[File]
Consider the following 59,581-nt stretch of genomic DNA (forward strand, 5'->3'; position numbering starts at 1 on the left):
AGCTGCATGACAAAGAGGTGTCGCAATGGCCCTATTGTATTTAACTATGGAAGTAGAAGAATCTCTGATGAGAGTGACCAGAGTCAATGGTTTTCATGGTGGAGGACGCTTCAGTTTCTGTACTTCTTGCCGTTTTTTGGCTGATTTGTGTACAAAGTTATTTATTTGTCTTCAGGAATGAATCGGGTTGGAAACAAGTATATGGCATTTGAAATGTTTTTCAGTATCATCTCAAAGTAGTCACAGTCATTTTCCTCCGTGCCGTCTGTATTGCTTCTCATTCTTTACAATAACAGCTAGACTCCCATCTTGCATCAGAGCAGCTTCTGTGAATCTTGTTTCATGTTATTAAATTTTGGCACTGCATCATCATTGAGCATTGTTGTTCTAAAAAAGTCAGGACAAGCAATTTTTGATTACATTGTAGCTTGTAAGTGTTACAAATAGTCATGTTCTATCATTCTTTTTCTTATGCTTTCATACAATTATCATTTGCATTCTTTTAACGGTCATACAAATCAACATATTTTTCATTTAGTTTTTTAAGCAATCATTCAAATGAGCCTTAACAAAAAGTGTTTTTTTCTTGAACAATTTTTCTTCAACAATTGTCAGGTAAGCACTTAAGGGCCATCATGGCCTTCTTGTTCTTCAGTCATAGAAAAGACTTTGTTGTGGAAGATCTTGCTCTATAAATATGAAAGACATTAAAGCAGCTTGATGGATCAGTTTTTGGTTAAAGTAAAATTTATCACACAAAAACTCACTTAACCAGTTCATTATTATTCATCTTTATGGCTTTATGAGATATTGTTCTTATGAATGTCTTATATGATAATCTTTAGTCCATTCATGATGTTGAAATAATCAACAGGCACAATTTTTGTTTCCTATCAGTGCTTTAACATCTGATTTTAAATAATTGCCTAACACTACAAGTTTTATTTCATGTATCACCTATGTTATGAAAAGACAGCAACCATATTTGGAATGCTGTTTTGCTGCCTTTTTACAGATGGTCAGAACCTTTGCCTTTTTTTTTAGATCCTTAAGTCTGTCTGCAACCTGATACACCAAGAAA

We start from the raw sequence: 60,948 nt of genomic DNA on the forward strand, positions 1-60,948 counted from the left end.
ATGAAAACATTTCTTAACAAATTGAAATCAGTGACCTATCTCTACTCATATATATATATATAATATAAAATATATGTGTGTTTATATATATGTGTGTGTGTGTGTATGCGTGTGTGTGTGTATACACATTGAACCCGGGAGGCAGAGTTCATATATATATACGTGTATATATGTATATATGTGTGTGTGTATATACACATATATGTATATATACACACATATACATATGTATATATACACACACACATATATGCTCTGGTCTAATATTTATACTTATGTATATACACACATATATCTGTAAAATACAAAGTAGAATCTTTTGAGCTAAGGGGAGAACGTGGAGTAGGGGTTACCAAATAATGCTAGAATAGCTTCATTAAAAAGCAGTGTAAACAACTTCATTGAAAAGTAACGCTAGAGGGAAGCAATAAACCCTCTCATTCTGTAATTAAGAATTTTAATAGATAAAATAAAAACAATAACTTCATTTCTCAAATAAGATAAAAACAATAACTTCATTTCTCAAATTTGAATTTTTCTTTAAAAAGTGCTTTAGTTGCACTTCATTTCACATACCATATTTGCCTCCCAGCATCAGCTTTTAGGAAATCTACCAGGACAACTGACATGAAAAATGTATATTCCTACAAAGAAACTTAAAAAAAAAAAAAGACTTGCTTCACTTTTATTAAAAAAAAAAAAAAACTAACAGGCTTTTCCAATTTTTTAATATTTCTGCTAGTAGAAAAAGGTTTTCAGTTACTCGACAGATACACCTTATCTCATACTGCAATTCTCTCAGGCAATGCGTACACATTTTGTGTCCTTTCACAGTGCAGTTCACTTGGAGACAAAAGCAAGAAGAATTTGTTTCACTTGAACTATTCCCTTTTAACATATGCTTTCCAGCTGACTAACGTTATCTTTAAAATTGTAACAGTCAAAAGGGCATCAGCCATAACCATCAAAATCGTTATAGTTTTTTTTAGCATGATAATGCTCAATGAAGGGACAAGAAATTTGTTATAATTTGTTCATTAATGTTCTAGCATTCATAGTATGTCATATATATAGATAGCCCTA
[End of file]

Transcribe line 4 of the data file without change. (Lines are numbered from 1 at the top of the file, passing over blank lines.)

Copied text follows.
ATGAAAACATTTCTTAACAAATTGAAATCAGTGACCTATCTCTACTCATATATATATATATAATATAAAATATATGTGTGTTTATATATATGTGTGTGTGTGTGTATGCGTGTGTGTGTGTATACACATTGAACCCGGGAGGCAGAGTTCATATATATATACGTGTATATATGTATATATGTGTGTGTGTATATACACATATATGTATATATACACACATATACATATGTATATATACACACACACATATATGCTCTGGTCTAATATTTATACTTATGTATATACACACATATATCTGTAAAATACAAAGTAGAATCTTTTGAGCTAAGGGGAGAACGTGGAGTAGGGGTTACCAAATAATGCTAGAATAGCTTCATTAAAAAGCAGTGTAAACAACTTCATTGAAAAGTAACGCTAGAGGGAAGCAATAAACCCTCTCATTCTGTAATTAAGAATTTTAATAGATAAAATAAAAACAATAACTTCATTTCTCAAATAAGATAAAAACAATAACTTCATTTCTCAAATTTGAATTTTTCTTTAAAAAGTGCTTTAGTTGCACTTCATTTCACATACCATATTTGCCTCCCAGCATCAGCTTTTAGGAAATCTACCAGGACAACTGACATGAAAAATGTATATTCCTACAAAGAAACTTAAAAAAAAAAAAAGACTTGCTTCACTTTTATTAAAAAAAAAAAAAAACTAACAGGCTTTTCCAATTTTTTAATATTTCTGCTAGTAGAAAAAGGTTTTCAGTTACTCGACAGATACACCTTATCTCATACTGCAATTCTCTCAGGCAATGCGTACACATTTTGTGTCCTTTCACAGTGCAGTTCACTTGGAGACAAAAGCAAGAAGAATTTGTTTCACTTGAACTATTCCCTTTTAACATATGCTTTCCAGCTGACTAACGTTATCTTTAAAATTGTAACAGTCAAAAGGGCATCAGCCATAACCATCAAAATCGTTATAGTTTTTTTTAGCATGATAATGCTCAATGAAGGGACAAGAAATTTGTTATAATTTGTTCATTAATGTTCTAGCATTCATAGTATGTCATATATATAGATAGCCCTA